Class was a mixed bag. It was hot, and I was deep in the hot side of class, all the way by the back mirrors. And it was crowded, to the point where Amy had people hugging the walls so there could be a fourth row.
I started off pretty well, and things got better and better until about Camel. Then I started feeling the heat and losing a bit of patience. I tried to just soak the heat in and deal with it, sort of the "I'm lying on a nice beach on a sunny day." approach. But it wasn't doing that much good today. In the end, it didn't really hurt my practice: I did a killer Camel and a pretty good Rabbit, and didn't bail out early on anything. But I've felt better.
The root of the problem, I think, is very connected to today's meditation. It introduces contentment as the second niyama. Gates says that contentment is the choice to end our war with reality. Most people I know would think that contentment or satisfaction was a state that happened to us. So the idea that it is a practice is not easy to grasp at first. Bikram has helped with that, being satisfied with a good effort even when there's no obvious sign of progress. Being content to let sweat pour into my eyes, and just ignoring the slight sting, while holding still in Savasana. As Lenette likes to put it: getting comfortable with the uncomfortable.
Here was my obstacle today: standing in front of me was a guy who I've seen before but never watched at all. In about 15 seconds, it was clear that his practice was really strong and disciplined. He didn't move or blink between sets. He had a perfectly calm expression on his face whenever I saw him. And the problem came because I tried to match him. The most obvious example was in Awkward pose, where we both went down and came up really slooooow. My legs are still feeling it. So, I was losing some focus by comparing myself to him. And his practice was so disciplined that I lost some of my own contentment with my practice. It became clear to me for the first time in a while how much further I could progress in this regard. In the end, I think that's a good thing to know, but it was messing with me today.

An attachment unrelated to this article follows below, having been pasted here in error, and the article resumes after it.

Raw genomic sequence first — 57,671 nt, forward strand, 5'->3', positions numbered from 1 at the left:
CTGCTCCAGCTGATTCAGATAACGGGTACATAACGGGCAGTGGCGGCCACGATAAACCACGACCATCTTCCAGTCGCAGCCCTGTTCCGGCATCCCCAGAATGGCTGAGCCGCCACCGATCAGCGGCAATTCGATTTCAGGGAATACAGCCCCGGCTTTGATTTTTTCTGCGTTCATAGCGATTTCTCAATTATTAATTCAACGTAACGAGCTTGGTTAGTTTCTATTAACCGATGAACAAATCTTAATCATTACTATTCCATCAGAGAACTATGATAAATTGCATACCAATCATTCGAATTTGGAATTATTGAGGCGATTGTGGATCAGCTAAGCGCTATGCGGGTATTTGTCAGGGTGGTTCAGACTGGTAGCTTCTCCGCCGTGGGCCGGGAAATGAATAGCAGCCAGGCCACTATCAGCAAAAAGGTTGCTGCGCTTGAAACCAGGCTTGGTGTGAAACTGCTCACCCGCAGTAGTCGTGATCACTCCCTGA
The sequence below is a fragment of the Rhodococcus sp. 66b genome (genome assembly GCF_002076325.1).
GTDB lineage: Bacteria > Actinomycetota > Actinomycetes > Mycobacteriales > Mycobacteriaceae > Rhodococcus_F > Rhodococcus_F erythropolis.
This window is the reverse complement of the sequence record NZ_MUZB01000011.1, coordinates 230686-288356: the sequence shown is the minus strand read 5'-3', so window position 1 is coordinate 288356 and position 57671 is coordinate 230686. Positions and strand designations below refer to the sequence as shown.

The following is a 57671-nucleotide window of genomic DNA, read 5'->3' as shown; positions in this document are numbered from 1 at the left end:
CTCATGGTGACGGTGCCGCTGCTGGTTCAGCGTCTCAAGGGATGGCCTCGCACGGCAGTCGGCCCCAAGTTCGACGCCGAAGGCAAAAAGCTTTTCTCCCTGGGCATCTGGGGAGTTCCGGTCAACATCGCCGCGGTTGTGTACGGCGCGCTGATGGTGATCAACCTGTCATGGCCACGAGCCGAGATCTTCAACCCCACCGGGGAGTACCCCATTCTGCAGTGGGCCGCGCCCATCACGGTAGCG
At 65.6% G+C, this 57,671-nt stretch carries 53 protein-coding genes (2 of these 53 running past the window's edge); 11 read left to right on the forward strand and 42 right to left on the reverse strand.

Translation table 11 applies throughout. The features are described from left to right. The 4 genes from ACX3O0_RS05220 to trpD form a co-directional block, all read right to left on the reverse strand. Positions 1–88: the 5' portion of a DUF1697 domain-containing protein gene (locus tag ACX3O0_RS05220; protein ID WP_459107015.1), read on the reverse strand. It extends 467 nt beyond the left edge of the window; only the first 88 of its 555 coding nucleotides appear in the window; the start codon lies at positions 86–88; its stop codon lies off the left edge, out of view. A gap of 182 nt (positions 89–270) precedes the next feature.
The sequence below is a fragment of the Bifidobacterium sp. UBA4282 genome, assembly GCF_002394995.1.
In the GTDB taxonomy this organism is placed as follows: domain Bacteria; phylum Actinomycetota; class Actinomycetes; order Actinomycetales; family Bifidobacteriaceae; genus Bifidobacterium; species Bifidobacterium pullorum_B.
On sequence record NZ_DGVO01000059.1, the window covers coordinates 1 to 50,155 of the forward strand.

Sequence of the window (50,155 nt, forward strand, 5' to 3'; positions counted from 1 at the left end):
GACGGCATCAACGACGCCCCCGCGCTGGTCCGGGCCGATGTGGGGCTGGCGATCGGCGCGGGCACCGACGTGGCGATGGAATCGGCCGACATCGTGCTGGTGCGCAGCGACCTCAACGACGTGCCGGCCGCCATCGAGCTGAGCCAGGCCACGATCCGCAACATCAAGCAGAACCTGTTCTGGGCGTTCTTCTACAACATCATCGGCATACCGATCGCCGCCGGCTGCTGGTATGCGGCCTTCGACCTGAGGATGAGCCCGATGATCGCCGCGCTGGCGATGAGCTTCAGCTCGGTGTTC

Then, in Triangle, without warning and without changing that entirely stoic expression, he went down. Twice. I was really impressed. His expressions did not reveal one bit of the difficulty he was in. I would have been really impressed if he had totally rocked the class, moving from pose to pose effortlessly. I was even more impressed that he kept up the seeming effortlessness until he couldn't do it anymore, and then without any hint of suffering, he sat out when it got too much for him. I wanted to chat with him after class, but he bolted before I got a chance.
So, I think my obstacle today was that I let my observations of this guys excellent practice steal a bit of the contentment that I usually have. As a result, I lost some of my focus, and I worked harder in a few poses than I ordinarily would. Then it all caught up to me somewhere around Camel.